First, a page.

Unlike previous budgets, this one projects increases almost across the board, from $67 million this year to $68.6 million—a $1.52 million, or 2.3 percent, increase. It is the first budget in seven years that sees such a significant increase, even though, overall, county government—including the Sheriff’s Office—projects a decline in employment, from 380 employees to 374. The budget includes a 1 percent across-the-board cost-of-living raise.
Many costs are out of the county’s control. Some $650,000 of the increase is the result of state impositions to cover increases in the Medical Examiner’s costs ($22,500), required increases to the state retirement fund, Medicaid, juvenile justice ($178,000 covers costs of juvenile detention that the county contends, along with a majority of counties in the state, should be a state cost, not a county cost).
“All the constitutionals had a budget increase,” primarily because of the mandated increase in retirement contributions from the state, Coffey said of the constitutional officers (such as the sheriff, the tax collector, the property appraiser). Sheriff Jim Manfre had a more significant budget increase of around $600,000, despite merging his information technology and fleet management departments with the county’s, and not because he’s adding deputies. The reason: $190,000 for retirement, the expiration of the federal grant for community-oriented policing, which now makes those costs the county’s responsibility—if the county chooses to continue the program—at a cost of $160,000, shifting the cost to the county. (Community-oriented policing fields actual cops on the streets and should not be confused with the volunteer COP program.)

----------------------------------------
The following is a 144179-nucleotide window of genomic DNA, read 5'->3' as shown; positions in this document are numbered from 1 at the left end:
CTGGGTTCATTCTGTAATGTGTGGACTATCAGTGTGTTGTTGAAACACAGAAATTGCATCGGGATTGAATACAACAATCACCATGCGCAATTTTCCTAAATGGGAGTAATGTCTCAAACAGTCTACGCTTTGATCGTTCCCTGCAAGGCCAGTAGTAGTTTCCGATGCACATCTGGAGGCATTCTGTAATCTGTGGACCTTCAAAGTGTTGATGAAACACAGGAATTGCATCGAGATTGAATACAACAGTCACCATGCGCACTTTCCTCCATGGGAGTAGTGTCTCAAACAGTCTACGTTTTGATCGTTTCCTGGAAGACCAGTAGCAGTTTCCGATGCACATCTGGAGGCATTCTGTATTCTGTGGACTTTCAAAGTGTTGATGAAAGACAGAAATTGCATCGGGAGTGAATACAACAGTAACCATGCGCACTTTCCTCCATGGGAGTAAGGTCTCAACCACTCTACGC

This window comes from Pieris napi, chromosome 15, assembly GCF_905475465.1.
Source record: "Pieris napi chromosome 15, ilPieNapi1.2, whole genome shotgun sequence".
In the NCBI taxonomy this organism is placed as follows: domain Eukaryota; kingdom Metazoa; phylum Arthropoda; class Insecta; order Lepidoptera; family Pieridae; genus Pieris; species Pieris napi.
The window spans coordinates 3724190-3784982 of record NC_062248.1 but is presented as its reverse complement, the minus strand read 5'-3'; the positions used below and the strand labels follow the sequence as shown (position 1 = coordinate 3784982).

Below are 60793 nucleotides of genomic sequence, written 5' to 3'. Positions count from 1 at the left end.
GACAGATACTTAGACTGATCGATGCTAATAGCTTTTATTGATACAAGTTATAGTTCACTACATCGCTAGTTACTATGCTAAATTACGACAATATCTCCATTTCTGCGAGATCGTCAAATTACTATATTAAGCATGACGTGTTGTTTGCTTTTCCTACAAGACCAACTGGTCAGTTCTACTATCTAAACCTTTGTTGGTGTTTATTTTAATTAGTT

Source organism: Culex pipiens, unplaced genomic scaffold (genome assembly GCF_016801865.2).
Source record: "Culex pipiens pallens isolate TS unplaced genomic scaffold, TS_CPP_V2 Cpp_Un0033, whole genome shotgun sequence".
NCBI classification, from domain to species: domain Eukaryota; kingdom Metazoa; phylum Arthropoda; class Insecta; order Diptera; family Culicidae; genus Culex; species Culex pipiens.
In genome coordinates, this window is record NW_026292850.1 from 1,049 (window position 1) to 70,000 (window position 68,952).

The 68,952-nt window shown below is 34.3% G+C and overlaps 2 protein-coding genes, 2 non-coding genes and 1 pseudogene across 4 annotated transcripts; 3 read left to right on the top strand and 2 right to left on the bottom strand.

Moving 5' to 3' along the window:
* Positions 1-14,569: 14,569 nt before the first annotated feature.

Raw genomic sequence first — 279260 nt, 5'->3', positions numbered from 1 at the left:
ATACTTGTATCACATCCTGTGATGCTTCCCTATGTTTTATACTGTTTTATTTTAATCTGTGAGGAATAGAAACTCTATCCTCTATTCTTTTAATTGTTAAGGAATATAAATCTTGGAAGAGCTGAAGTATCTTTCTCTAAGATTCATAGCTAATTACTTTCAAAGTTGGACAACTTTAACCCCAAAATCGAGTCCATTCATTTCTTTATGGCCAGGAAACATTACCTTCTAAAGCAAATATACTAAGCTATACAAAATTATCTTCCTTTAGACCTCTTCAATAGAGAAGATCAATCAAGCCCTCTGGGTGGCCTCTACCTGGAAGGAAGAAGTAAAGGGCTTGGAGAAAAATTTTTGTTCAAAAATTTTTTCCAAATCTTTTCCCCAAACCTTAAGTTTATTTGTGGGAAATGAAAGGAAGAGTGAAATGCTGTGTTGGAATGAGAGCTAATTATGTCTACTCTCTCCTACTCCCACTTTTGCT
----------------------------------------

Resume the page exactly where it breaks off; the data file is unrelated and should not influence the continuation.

The new crime lab Manfre set up in October also added a $130,000 cost to his budget. At the time, the addition of a crime lab technician was justified by the elimination of a position in the accreditation office. In fact, the addition, including a $75,000-a-year cost of a contract with a private DNA lab, adds $130,000 to the sheriff’s costs.
“What they’ve done now at the state crime lab, instead of first in first out, it’s by priority,” Coffey said, so property crimes, which, aside from domestic disputes, dominate crime in Flagler County, are at the bottom of the heap. That’s what compelled the sheriff develop the department’s own CSI unit.